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Commerce Minister: China Not Pursuing Trade Deficit
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China will endeavor to balance trade with the United States, said Minister of Commerce Bo Xilai Monday in Beijing, denying that China was pursuing a trade deficit.

Bo made the remarks during talks with visiting US Secretary of Commerce Carlos Gutierrez, who is heading a US delegation, including 25 entrepreneurs.

Gutierrez's visit comes against a backdrop of growing concern about the US trade deficit with China. The trade surplus reached US$102.2 billion in the first nine months of this year.

Bo said since China had a large foreign exchange reserve, it would not be in its interests to maintain a too high trade surplus with the United States.

He said US exports to China were increasing rapidly, especially in the agricultural sector, and that China was expected to become the US' third largest export market in 2007.

In some areas, such as the service and cultural industries, the United States had obvious advantages over China forming a trade surplus. The branches or joint ventures of US companies in China also contributed to the deficit and directly benefited from it.

In general, Sino-US trade was relatively balanced, Bo concluded.

Gutierrez said the Sino-US trade relationship was at a turning point. The deficit remained a crucial issue between the two countries, but reducing it by slowing imports from China was not the "correct strategy". Instead, the US should strengthen exports to China. He said he hoped the two sides could take active measures towards solving the problem.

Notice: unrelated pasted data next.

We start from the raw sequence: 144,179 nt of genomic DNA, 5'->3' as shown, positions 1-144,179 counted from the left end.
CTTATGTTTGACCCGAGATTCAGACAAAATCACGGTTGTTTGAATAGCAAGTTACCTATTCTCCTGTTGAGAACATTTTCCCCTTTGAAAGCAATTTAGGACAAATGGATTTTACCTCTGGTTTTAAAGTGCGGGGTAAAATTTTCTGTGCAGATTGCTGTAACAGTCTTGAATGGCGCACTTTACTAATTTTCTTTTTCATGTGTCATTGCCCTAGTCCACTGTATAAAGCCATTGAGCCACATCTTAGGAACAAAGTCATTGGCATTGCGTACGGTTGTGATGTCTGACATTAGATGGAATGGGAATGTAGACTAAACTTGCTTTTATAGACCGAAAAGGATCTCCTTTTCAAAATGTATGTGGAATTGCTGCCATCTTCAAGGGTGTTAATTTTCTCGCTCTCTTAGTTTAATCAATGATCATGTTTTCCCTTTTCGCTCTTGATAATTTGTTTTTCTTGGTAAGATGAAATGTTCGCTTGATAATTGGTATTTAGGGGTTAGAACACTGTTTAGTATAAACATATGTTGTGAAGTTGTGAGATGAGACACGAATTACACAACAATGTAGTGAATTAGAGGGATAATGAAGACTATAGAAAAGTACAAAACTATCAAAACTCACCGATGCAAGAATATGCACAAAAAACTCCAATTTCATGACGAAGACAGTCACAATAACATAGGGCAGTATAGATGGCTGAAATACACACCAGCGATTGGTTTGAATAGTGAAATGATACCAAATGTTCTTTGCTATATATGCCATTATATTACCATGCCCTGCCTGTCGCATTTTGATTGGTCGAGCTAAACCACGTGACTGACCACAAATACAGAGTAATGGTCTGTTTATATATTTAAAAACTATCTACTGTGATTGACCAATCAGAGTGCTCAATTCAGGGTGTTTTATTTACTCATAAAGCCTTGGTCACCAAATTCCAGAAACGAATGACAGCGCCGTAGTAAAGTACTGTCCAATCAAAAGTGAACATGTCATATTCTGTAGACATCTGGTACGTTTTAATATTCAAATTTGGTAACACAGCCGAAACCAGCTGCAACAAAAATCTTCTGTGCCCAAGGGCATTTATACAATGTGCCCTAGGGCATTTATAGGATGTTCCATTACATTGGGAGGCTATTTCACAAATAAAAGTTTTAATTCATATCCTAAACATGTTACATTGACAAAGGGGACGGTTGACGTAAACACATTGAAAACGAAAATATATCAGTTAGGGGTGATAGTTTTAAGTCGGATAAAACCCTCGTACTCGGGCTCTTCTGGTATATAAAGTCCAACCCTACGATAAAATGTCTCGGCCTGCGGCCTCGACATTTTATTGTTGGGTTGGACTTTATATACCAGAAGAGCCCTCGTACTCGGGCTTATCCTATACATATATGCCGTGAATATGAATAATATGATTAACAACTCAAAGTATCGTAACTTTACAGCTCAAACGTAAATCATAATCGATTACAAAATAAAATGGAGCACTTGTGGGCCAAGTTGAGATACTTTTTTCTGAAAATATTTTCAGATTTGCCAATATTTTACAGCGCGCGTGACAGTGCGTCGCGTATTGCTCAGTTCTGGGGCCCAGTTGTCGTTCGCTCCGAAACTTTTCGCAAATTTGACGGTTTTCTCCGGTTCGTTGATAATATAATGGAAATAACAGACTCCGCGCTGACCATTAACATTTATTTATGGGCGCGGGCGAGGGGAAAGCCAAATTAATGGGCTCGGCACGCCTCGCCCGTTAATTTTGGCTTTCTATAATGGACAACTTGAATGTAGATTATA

Intellectual property rights (IPR) protection was another important agenda of the meeting between the two ministers.

Gutierrez spoke highly of China's efforts and achievements in IPR protection, but added he hoped to see more progress in this field.

Bo said strengthening IPR protection was in China's interests, and the two sides had cooperated well. China hoped to gain from more information exchanges and mutual understanding with the US in this field.

Bo said China had created 50 centers with national financial support to receive information about IPR infringements. Judicial developments have seen more court cases related to IPR.

Gutierrez is also scheduled to attend a roundtable on IPR protection with officials and businessmen from the two countries.

During the meeting, the two officials discussed other issues of common concern, including US beef exports to China, US restrictions on high-technology exports to China, China's market economy status and the promotion of US tourism in China.

Bo said he hoped the US side would end restrictions high-tech exports to China, a common concern to companies from both sides. He further hoped that the US would assist China to have its market economy status recognized.

Gutierrez will stay in Beijing for two days before leaving for Shanghai on Wednesday. He is also scheduled to meet with Vice Premier Wu Yi and Premier Wen Jiabao, and address the press. In Shanghai, Gutierrez and his business delegation will continue with specific meetings.

Analysts said Gutierrez's visit was partly aimed at expanding US exports to China. The 25 business delegates are all leaders of big firms, including some already operating in China such as Lucent Technologies and McGraw-Hill, and newcomers like Westinghouse and America's second-largest insurance company Aon Group.

The two officials spoke with the delegates after the meeting. The entrepreneurs told Bo their respective businesses and their progress in Chinese market before appealing to the Chinese government to improve the nation's investment environment.

The delegates' major concerns rested on market transparency, IPR protection, and government services to the companies.

Bo said the Ministry of Commerce had noted the concerns, and would act on them to push forward Sino-US trade relations.

He invited the delegates to expand cooperation with China, especially in areas including solar and nuclear energy, environmental protection, medical services and the retail sector, as cooperation was conducive to Chinese social and economic development.

He said China still offered big opportunities in the financial and communication sectors.

(Xinhua News Agency November 14, 2006)

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